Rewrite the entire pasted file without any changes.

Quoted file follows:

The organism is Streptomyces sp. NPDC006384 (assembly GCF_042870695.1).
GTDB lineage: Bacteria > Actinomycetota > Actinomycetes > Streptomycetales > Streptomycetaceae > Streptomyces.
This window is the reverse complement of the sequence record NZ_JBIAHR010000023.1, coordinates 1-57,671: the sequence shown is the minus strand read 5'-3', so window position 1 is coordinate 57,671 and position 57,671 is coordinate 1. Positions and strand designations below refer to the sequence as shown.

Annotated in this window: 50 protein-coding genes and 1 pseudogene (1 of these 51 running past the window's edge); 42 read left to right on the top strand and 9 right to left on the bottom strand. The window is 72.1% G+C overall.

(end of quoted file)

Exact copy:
The organism is Streptomyces sp. NPDC006384 (assembly GCF_042870695.1).
GTDB lineage: Bacteria > Actinomycetota > Actinomycetes > Streptomycetales > Streptomycetaceae > Streptomyces.
This window is the reverse complement of the sequence record NZ_JBIAHR010000023.1, coordinates 1-57,671: the sequence shown is the minus strand read 5'-3', so window position 1 is coordinate 57,671 and position 57,671 is coordinate 1. Positions and strand designations below refer to the sequence as shown.

Annotated in this window: 50 protein-coding genes and 1 pseudogene (1 of these 51 running past the window's edge); 42 read left to right on the top strand and 9 right to left on the bottom strand. The window is 72.1% G+C overall.